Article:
Trichomes are made up of a bunch of dead and living cells that swell up whenever they come into contact with water. As they swell, they stretch out and cover the whole leaf, which traps the water inside the plant. From there, the water gets absorbed into other cells and is utilized.

You may be wondering… how is this even possible? A plant that doesn’t need soil to survive and lives off the air? That’s crazy talk.

When we first heard about air plants, we were skeptical too! But the more we learned about them (from this great book), the more we realized that the way they grow makes sense given their environment. Most air plants are native to tropical rainforests that have lots of competition for sunlight and water. There’s a dense, thick canopy of trees in these rainforests that prevents sunlight and water from reaching the ground.

Tillandsia adapted to grow on trees so that they didn’t have to compete with all the plants on the ground for sunlight and nutrients. They grow high up so that they’re closer to sunlight, rain, and nutrients from the dead leaves that fall from the canopy. Pretty genius, huh?

How Do You Plant Air Plants?

Most people don’t have huge trees growing in their houses, so they plant their air plants in glass terrariums, hanging metal planters, and even in sea urchin shells.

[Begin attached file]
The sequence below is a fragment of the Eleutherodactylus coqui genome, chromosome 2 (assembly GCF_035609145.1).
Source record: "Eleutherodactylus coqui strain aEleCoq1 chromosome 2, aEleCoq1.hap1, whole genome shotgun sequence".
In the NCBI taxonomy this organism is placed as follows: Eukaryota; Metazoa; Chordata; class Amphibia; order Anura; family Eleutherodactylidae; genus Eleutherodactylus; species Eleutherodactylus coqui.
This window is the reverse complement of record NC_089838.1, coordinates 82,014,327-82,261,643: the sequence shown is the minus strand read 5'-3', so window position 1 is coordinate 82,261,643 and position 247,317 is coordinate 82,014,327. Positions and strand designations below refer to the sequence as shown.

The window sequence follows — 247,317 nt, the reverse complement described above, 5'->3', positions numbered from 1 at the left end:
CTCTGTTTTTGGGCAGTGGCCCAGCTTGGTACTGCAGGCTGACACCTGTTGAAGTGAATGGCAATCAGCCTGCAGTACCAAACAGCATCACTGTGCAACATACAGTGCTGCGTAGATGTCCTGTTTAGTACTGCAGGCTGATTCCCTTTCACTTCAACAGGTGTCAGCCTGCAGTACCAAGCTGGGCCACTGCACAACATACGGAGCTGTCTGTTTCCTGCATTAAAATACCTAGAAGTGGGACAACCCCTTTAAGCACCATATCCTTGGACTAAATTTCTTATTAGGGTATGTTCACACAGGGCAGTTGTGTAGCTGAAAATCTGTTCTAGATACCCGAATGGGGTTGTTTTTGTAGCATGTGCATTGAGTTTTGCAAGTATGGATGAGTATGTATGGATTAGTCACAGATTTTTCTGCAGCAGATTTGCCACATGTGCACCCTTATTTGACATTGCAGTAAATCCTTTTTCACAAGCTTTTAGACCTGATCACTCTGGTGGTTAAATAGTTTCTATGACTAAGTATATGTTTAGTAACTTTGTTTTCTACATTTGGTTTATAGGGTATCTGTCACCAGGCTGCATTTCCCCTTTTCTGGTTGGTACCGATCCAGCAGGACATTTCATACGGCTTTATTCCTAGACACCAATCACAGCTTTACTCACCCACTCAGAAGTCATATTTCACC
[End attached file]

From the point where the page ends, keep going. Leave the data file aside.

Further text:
You can also grow Tillandsia on a piece of driftwood, but they may have a little trouble sticking on their own. You can use a small dab of glue to mount your plant to the wood without hurting it.

The most important thing to remember is that your air plants should not be planted in soil. If you do, your plants might rot!
You can layer sand, rocks, and moss in their terrarium or planter instead.

ALSO READ:

Everything you need to know about air plants
@ary_plants

Types of Air Plants

There are around 650 species of Tillandsia, so there are a lot of plants to choose from! To help you narrow your search for the perfect air plant, we’re going to talk a little bit about the two different types of Tillandsia—mesic and xeric.

Xeric Tillandsia are a lot like succulents—they’re really good at soaking up water because they’re native to hot, dry climates like the desert. Since they have lots of trichomes that can soak up water effectively like a sponge, xeric types don’t need to be watered as often as mesic plants.

Mesic Tillandsia, on the other hand, are native to humid, tropical rainforests. Since water is more readily available there than in the desert, they didn’t develop as many trichomes as xeric plants. Since your home isn’t a hot, steamy rainforest with lots of water vapor for your mesic plants to soak up, you’ll need to water them more often! We’ll give you some watering tips for both types of air plants.

Since the water needs of these two plants are different, knowing which type you have is important. You can tell if a plant is mesic or xeric by looking at its leaves.

If it’s covered with a bunch of white, fuzzy hairs, then it’s probably a xeric Tillandsia. If it has smooth leaves without a lot of fuzzy trichomes, then it’s probably a mesic plant.

Watering Air Plants

Now is a great time to talk about watering Tillandsia!